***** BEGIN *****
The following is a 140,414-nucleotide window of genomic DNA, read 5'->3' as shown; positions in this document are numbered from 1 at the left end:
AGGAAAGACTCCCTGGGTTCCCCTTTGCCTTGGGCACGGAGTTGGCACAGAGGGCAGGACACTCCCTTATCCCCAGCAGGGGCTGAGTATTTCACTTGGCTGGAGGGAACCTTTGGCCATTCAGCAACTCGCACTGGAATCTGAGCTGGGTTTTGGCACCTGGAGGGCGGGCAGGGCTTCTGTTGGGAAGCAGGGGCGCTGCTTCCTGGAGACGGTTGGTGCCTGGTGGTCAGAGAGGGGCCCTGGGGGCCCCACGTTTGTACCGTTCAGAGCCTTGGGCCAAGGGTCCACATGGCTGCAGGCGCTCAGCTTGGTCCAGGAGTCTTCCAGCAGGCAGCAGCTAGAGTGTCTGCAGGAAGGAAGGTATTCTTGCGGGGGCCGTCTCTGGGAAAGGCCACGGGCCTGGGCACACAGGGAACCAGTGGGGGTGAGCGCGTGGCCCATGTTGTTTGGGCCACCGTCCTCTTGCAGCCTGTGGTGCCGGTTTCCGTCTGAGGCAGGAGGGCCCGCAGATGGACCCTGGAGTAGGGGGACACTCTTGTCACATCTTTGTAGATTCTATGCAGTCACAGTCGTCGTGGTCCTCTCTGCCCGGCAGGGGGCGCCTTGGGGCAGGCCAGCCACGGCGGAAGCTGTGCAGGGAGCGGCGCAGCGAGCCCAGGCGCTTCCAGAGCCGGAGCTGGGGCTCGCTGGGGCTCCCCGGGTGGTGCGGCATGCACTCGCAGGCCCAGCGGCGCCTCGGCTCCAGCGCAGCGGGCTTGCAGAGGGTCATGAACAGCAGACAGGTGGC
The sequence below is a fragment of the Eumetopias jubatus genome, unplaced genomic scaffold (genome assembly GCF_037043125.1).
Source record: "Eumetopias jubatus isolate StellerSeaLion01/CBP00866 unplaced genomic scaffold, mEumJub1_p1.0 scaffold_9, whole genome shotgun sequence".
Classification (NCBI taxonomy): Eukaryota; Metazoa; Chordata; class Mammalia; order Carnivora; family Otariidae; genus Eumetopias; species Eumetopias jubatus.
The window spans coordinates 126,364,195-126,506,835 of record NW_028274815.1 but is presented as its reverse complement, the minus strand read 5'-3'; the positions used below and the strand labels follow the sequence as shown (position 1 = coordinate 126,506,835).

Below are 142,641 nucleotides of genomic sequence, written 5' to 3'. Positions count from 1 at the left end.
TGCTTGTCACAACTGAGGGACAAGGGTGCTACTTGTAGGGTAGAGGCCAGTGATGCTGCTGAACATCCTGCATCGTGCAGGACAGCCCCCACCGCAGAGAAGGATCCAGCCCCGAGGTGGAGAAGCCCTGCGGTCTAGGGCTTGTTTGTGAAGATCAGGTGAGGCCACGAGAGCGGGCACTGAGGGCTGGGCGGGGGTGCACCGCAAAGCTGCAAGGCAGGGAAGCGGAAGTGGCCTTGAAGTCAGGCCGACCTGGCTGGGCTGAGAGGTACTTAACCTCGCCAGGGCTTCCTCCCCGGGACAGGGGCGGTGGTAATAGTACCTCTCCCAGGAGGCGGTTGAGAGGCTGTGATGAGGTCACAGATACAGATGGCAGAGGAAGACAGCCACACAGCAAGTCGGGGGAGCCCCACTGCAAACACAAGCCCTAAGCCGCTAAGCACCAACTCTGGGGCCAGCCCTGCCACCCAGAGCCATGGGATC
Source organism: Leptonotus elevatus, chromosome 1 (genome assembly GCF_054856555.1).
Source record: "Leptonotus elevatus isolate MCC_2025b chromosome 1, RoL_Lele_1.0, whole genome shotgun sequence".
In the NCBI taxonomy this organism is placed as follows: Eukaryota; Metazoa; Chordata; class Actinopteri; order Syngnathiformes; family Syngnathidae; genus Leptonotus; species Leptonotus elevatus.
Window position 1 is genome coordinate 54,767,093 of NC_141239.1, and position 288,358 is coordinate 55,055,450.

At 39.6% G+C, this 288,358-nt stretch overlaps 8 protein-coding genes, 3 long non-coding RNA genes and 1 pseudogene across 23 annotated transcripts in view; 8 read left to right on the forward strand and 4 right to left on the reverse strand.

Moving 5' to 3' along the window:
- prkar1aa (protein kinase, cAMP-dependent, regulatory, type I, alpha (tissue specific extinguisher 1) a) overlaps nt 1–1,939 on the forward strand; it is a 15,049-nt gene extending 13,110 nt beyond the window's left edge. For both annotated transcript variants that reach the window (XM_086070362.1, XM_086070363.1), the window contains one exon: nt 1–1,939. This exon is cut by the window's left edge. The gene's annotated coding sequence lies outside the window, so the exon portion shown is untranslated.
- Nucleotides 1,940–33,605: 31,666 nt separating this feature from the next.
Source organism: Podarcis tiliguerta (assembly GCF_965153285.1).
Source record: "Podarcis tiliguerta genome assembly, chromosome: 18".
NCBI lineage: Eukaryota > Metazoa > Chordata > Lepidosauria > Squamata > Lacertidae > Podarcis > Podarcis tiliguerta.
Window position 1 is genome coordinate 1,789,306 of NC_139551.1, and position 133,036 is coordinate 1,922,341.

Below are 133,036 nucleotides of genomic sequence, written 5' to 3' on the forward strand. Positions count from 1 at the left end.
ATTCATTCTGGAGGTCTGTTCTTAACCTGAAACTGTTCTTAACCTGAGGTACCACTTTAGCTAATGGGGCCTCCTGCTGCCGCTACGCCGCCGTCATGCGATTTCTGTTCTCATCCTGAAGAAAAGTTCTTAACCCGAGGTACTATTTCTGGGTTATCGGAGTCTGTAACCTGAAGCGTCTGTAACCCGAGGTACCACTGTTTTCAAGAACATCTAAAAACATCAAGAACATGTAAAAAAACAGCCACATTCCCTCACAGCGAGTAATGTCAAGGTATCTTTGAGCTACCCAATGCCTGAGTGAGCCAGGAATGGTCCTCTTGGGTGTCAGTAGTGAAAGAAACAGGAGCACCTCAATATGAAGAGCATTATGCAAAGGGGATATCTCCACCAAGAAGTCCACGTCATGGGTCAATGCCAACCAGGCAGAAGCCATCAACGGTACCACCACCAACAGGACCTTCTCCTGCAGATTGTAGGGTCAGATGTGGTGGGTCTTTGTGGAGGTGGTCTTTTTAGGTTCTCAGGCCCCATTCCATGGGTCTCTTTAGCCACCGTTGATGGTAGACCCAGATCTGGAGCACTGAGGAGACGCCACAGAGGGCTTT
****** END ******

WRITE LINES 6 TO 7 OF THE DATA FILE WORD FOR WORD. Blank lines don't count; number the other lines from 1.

The window spans coordinates 126,364,195-126,506,835 of record NW_028274815.1 but is presented as its reverse complement, the minus strand read 5'-3'; the positions used below and the strand labels follow the sequence as shown (position 1 = coordinate 126,506,835).

Below are 142,641 nucleotides of genomic sequence, written 5' to 3'. Positions count from 1 at the left end.